WEEK THREE: After a good start on it Saturday afternoon, lots more Sunday, and few coats each day after work, I've shot out the first can of clear to the bitter end.

Sunday morning, I shot a coat while it was a bit too cold out (working on the back porch), and got some nasty hazing. Luckily, this went away with the next coat, shot on after we had warmed up a bit. Whew!

Unlike what many people consider the correct way to so this, I typically do NOT sand between coats. Hey, it's lacquer - it's just gonna soften up with the next coat, anyway... But, I DO sand between CANS. So, after the first can is gone, basically I sand it just as you would with the first step of rubbing it out, wet sanding using 400 wet and dry sandpaper. I work it over until any unfilled grain shows as tiny dimples in the otherwise flat surface and/or I get a sand-through, or until I get a nice, smooth, flat finish.

It's looking pretty dang good to me now - I was able to sand the face all the way out to a flat finish with no problems, I bet I could just polish it up from here and call it quits. But the back still needs a few coats to fill in the grain, and I did get a couple of small sand-throughs on the neck, along the edges of the fingerboard. So, I'll be ordering another can of clear - I probably should have ordered two cans of clear to begin with, but I was experimenting. It'll take a week (idle time!) for that second can to get here, and then I'll go back to shooting a couple of coats a day after work for another week. Typically, I'll shoot almost that whole second can, just because I have the paint, but saving just enough (I hope!) to cover any sand-throughs I get when I rub it out for the final finish.

Here's a shot that shows my "pretend binding," which is actually just the side (and a small line around the edge of the top) of the maple cap, sans stain and tint.

In spite of the surface being solid enough to touch - and sand! - lacquer takes a long time to dry. So, in the mean time, I've left it hanging out on the back porch for, let's call it, "curing." I think it's safer to have it hanging than sitting on something that could leave an impression in the new finish.


WEEK FOUR: Shhhhh! Now, listen closely... Can you hear the paint drying? OK, so, not much activity this week.

I'll add this thought here, because there's not much going on for this week - I think of finishing as being done in three steps: surface prep, applying the paint, and rubbing it out. Of the three, rubbing it out is by far the most important step in achieving a nice finish, followed closely by surface prep. The actual "painting" step is just slapping the finish on... YMMV!

I also realized that I made a mistake that I hope will have only small consequences - I didn't mask over the threaded bushings for the bridge and tailpiece before I started shooting lacquer. I hope this won't create problems during final assembly.


WEEK FIVE: Mo' paint's here, so I've masked off the neck and headstock again and I'm spraying more clear coats. I had an epiphany - I've decided to "paint" the control cavity and pickup routs with conductive/shielding paint, like you might do to a Strat or Tele. I think that will finally cover up all the nasty old white finish that was not removed, and may actually have some small benefit.

I shot the second can of clear over the weekend, and now I think I'll just let it hang here until next weekend. I broke my own rule, in that, because I wanted to try the Stewart-MacDonald conductive/shielding paint, I bought the clear lacquer from them, too. Oh no, mixing brands of paint! We'll see if trying to save a few bucks comes back and bites me...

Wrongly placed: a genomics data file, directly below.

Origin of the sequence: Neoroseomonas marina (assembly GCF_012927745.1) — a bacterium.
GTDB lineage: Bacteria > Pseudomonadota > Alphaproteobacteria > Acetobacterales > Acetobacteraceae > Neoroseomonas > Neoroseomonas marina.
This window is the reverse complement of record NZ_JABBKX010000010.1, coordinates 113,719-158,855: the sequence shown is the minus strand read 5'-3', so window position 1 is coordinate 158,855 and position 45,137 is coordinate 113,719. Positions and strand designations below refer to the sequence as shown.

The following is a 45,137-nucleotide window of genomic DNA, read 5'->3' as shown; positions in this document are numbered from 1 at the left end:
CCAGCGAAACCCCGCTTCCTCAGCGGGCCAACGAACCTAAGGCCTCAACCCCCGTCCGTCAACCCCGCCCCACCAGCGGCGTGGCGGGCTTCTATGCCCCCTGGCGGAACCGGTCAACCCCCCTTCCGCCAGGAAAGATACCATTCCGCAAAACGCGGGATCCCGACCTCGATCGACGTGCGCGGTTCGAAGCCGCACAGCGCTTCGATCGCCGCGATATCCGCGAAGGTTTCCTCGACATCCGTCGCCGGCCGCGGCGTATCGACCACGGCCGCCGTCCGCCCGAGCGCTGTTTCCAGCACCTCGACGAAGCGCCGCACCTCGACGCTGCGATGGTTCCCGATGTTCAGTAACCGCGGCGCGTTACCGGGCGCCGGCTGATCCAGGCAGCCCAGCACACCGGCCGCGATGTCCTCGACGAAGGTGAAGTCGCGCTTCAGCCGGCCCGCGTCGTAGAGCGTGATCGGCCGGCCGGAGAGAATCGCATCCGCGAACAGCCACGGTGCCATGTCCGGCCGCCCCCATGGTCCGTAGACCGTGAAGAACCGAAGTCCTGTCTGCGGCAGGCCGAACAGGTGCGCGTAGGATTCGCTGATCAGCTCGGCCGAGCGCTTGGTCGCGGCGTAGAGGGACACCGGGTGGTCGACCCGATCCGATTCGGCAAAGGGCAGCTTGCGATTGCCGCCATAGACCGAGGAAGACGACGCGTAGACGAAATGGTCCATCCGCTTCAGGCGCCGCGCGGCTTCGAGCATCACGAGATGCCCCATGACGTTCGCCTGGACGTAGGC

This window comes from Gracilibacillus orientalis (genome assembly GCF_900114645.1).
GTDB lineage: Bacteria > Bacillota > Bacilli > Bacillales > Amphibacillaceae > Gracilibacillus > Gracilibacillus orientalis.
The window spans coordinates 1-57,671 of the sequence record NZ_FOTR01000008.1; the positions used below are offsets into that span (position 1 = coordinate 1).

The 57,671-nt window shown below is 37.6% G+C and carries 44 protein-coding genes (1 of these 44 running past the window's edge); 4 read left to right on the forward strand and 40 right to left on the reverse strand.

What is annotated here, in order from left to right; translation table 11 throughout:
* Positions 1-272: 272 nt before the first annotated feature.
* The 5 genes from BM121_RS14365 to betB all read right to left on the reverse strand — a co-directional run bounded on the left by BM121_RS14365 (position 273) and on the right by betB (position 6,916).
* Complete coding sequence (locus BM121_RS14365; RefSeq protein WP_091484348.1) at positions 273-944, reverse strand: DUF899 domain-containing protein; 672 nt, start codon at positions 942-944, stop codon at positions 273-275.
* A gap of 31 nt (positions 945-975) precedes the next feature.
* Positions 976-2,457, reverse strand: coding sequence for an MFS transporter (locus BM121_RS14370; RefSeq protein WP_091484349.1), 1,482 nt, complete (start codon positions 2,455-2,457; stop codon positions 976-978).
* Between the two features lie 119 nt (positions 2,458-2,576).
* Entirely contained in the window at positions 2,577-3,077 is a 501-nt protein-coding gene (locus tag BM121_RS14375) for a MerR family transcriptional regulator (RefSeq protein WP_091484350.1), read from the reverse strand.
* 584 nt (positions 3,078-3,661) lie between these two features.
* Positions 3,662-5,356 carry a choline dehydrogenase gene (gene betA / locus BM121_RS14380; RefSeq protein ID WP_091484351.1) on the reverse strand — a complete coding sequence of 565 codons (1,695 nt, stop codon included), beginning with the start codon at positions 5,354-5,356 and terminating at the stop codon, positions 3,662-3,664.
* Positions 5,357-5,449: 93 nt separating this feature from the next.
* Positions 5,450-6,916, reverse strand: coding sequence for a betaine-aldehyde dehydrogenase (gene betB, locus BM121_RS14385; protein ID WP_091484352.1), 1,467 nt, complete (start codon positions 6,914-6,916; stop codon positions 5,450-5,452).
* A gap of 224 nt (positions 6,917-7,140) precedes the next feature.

WEEK SIX: After just letting it all hang out for a week, I painted all the control cavities and pup routs with the StewMac conductive/shielding paint, and those areas look much better now. I'll let this stuff set up for a bit, and I guess I'll start rubbing the finish out tomorrow. My luck is holding, there doesn't seem to be any reaction to mixing the brands of lacquer at this time. Oh boy, oh boy, oh boy, oh boy...! Rounding third and heading for home!

Monday night, time for the big rub-out. Now, remember, this ain't a "how-to" article, it's just a "how I done it" report... I used one sheet of 400 wet-and-dry sandpaper, a quarter sheet of 800 and a quarter sheet of 2000. The 400 was cut into four pieces, and I have a cereal bowl half-full of water next to me. I get comfy on the couch, and turn on the ball game...

Thinking of the axe as if it had four sides - face, back, edges and neck - I start wet-sanding, one "side" at a time, for about five to ten minutes each. I continually dip the sandpaper in the water, making sure that I'm never dry sanding. First time around, I just want to knock down any runs I have, and take off the "marbles" that spray-painting leaves on the surface. I keep eyeballing the finish, and checking my progress. When I move to the next "side", I get a new piece of the 400. Once I have done all four sides, flattening the big chunks (relatively speaking!), I start over again, this time with the used 400 pieces. I repeat this process until the finish over entire axe has a completely smooth surface, with no runs, drips, or grain-dimples. If you get a major sand-through at this point, it's time for another can of paint...

Finally happy with the smooth, flat look I have achieved, I switched to the square of 800 sandpaper. Same as with the 400, I continually dip the sandpaper in the water bowl. I'll just use the one square for the whole axe in this step, I'm not really sanding anymore so much as polishing. Hit all four sides, inspect, hit 'em again, inspect, and on to the next's starting to really shine now, especially when it's wet.

Now I sand/polish it with the square of 2000 - again, ALWAYS keeping it wet - until I get a nice, shiny look to the finish, even when it's dry.

The last steps are the buffing stage: I buff the entire axe with some Turtlewax (red) Rubbing Compound, wipe clean with a dry cloth. I use a regular face cloth folded two or three times as the applicator and buffer, again, keeping it WET. I usually dip the cloth in the water, then the compound, then rub the axe, repeat...Once I think this coarser compound has done its job, I'll wipe it clean and start buffing it all over again with Turtlewax (white) Polishing Compound. When wiping it clean reveals a deep, mirror-like shine, I'm done. Total time, roughly two hours.